Feb. 1, 2021 | UNB

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College of Extended Learning

Black History Month

Rediscovering the Roots of Black New Brunswickers

The UNB Art Centre recognizes Black History Month with Rediscovering the Roots of Black New Brunswickers. This special ongoing research project engages UNB students and members of the black community in bringing to light those Black New Brunswickers who have made a significant contribution to shaping contemporary New Brunswick in their fight for freedom and equality. During Black History Month, banners featuring the portraits of these outstanding individuals are on display on the streets of downtown Fredericton. Learn more about the UNB Art Centre’s various exhibits celebrating Black History Month.

Rediscovering the Roots of Black New Brunswickers

Feb. 1-28, 2021

The UNB Art Centre celebrates Black History Month with a special project that brings portraits of Black New Brunswickers to the streets of Fredericton. In partnership with UNB’s Bi-Campus Standing Committee on Equity, Diversity, Inclusion and Human Rights and the City of Fredericton, this project recognizes the achievements and experiences of remarkable individuals. Banners will be displayed on Regent and Westmorland Streets throughout the month of February. As well, posters from Rediscovering the Roots of Black New Brunswickers will be on display at the Saint John Free Public Library, Market Square.

As part of this year’s celebration, in our online galleries we are listening to the voices of young black artists from the New Brunswick Black Artists Alliance. In the West Gallery, Poets Chevelle Malcolm, Thandiwe McCarthy, Savannah Thomas, Emmanuelle Jackson and singer/songwriter Ms. Thomas perform original works.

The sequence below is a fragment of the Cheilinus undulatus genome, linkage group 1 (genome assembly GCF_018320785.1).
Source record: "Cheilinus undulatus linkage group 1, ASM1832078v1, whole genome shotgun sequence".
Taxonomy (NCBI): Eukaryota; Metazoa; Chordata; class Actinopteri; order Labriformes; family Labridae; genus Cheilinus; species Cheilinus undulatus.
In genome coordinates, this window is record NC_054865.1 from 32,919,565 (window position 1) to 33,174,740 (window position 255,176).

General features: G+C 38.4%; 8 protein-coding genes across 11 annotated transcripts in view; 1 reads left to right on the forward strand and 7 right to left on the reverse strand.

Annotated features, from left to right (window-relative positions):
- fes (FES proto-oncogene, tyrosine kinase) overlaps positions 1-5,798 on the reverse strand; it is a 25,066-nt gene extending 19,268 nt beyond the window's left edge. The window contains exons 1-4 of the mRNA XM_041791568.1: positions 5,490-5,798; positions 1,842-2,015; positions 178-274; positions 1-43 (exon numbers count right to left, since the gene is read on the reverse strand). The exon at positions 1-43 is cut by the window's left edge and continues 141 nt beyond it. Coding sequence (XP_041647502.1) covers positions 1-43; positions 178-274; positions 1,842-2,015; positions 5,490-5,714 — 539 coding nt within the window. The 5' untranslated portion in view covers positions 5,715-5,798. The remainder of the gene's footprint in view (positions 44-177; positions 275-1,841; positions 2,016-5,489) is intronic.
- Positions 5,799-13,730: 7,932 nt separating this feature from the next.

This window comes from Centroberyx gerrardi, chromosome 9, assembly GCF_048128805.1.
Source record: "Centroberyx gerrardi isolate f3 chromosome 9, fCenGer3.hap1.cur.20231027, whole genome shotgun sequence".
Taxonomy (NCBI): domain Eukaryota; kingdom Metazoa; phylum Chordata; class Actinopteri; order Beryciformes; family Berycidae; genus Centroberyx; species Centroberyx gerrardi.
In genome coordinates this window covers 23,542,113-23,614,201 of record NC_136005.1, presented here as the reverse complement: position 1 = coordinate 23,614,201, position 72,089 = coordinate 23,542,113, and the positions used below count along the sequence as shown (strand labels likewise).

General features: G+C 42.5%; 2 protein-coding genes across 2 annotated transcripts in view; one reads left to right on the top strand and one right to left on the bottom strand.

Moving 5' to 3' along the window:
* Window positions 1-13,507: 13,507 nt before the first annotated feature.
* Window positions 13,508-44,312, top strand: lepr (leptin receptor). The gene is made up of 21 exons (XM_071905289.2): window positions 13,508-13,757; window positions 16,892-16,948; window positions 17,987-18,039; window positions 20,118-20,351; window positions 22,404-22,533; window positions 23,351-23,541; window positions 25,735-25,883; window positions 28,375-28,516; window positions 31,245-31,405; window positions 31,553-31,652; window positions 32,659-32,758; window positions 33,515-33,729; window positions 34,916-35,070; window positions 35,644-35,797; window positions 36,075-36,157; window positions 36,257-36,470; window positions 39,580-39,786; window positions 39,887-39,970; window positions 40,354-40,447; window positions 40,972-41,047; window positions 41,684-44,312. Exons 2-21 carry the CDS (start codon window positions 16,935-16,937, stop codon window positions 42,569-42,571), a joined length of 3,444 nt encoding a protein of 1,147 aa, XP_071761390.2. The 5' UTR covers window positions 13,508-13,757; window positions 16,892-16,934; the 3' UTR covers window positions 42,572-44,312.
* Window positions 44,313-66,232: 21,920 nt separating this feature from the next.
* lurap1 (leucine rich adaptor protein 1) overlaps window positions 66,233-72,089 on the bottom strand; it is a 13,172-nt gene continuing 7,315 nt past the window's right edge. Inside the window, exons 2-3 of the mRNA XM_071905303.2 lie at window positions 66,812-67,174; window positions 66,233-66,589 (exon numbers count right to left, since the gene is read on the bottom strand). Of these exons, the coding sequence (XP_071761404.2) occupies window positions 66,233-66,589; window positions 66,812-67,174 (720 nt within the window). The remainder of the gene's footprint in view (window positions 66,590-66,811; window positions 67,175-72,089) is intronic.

The East Gallery features Dr. Mary McCarthy-Brandt reading and discussing the letter written by Mary Matilda Winslow to her classmates in 1954 for their 50th class reunion. Mary Matilda Winslow was the first black woman to graduate from UNB in 1905 and her letter chronicles her experience of racism as a black educator.

Dr. Mary McCarthy-Brandt is a well-known activist, writer, and educator who has worked tirelessly to restore and uncover New Brunswick’s Black histories and honour the community’s ancestors. Her research is focused primarily on forgotten and segregated graveyards across New Brunswick. In addition to her scholarship, McCarthy also served as the president of the New Brunswick Black History Society for six years. In 2015, McCarthy won a human rights case against Shoppers Drug Mart for an incident of racial profiling that occurred in 2011. McCarthy’s work is featured in the 2019 collection, Black Writers Matter, edited by Whitney French with a foreword by Afua Cooper. McCarthy holds a Bachelor of Arts in sociology from York University, two Master’s degrees from the University of New Brunswick, and is currently completing her Ph.D. in the department of Social Justice at the Ontario Institute for Studies in Education of the University of Toronto. When asked why she is so dedicated to preserving the histories of Black New Brunswickers, McCarthy stated, "I want my ancestors to be revered and respected. I have to tell their stories."

East Gallery

Black History Month

Mary McCarthy-Brandt

Mary Winslow McAlpine’s letter to the Class of ‘54

Courtesy of UNB Archives and Special Collections
Alumni Office fonds (UA RG 183)

West Gallery

New Brunswick Black Artists Alliance

Chevelle Malcolm

Thandiwe McCarthy

Savannah Thomas

Emmanuelle Jackson

Ms. Thomas

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